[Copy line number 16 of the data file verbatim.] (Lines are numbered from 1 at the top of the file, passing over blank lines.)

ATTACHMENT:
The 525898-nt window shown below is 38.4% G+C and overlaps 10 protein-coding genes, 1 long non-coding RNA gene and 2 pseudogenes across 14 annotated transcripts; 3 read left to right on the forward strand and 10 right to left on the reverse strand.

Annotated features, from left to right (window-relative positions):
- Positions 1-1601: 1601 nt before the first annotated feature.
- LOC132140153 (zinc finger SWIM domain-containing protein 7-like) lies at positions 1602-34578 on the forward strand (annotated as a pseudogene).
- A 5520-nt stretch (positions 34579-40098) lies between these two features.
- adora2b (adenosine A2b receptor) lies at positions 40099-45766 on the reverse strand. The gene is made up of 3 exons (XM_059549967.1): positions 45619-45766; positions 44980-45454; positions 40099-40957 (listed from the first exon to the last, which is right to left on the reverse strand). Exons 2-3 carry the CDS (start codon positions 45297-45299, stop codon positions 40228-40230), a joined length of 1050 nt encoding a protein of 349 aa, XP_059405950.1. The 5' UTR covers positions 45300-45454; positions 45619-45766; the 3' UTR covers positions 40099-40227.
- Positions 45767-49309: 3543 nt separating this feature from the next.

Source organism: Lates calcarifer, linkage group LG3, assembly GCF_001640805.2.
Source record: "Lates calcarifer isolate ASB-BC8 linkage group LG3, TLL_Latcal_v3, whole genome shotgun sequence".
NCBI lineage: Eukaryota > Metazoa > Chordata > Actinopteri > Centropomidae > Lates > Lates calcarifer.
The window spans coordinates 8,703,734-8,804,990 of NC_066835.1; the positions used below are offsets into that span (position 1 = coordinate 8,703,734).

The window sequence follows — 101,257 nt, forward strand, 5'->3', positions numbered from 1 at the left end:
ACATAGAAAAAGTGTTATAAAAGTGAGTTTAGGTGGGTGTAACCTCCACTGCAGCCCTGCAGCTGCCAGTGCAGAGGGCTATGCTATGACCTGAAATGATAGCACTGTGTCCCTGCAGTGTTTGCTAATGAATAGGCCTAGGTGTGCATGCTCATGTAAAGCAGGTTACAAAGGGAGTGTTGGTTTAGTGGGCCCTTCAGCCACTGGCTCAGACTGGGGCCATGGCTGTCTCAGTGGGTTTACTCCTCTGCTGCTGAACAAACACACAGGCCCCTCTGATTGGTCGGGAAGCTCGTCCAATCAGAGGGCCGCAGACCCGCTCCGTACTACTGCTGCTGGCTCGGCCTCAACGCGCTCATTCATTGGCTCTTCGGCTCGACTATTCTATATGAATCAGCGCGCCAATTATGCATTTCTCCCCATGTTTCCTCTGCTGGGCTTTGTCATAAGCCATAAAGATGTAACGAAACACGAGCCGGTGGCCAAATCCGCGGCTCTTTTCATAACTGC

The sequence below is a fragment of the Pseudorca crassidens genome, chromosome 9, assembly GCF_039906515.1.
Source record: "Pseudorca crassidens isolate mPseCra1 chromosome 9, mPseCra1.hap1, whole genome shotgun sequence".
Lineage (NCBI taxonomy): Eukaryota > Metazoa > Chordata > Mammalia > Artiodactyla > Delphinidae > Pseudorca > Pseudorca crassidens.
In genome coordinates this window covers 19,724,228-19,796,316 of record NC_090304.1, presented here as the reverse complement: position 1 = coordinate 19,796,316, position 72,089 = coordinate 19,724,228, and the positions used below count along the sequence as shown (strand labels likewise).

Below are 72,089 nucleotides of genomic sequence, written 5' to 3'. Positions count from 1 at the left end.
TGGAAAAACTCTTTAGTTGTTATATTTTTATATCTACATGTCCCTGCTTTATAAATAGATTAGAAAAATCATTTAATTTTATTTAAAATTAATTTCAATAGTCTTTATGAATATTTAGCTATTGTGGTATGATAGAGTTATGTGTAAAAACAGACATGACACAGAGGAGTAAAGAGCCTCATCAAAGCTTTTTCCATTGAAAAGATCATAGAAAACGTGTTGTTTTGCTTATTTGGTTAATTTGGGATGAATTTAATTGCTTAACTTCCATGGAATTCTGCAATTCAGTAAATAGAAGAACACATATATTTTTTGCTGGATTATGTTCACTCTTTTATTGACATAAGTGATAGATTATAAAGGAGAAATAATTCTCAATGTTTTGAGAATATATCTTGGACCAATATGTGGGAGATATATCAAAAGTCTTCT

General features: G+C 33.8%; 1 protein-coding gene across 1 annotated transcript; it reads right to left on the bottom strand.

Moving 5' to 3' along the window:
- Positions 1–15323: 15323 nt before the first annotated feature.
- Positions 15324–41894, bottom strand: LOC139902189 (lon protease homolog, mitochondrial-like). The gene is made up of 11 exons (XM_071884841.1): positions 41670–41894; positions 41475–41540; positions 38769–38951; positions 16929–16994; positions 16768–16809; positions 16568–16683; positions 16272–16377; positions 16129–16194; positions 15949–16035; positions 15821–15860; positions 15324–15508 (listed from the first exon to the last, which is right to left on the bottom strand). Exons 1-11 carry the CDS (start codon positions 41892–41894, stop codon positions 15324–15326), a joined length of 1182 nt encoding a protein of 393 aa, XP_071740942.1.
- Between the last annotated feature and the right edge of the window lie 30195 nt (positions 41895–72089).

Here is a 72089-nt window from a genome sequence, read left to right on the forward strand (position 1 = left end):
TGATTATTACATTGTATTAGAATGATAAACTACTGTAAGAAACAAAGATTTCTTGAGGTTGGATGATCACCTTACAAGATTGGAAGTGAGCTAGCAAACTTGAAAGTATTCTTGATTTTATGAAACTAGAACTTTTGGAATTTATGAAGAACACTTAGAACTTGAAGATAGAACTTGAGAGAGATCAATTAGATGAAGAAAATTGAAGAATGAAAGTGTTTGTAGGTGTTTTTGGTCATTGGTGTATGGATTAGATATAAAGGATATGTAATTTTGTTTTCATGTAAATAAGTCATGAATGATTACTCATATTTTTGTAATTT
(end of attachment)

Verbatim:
Lineage (NCBI taxonomy): Eukaryota > Metazoa > Chordata > Mammalia > Artiodactyla > Delphinidae > Pseudorca > Pseudorca crassidens.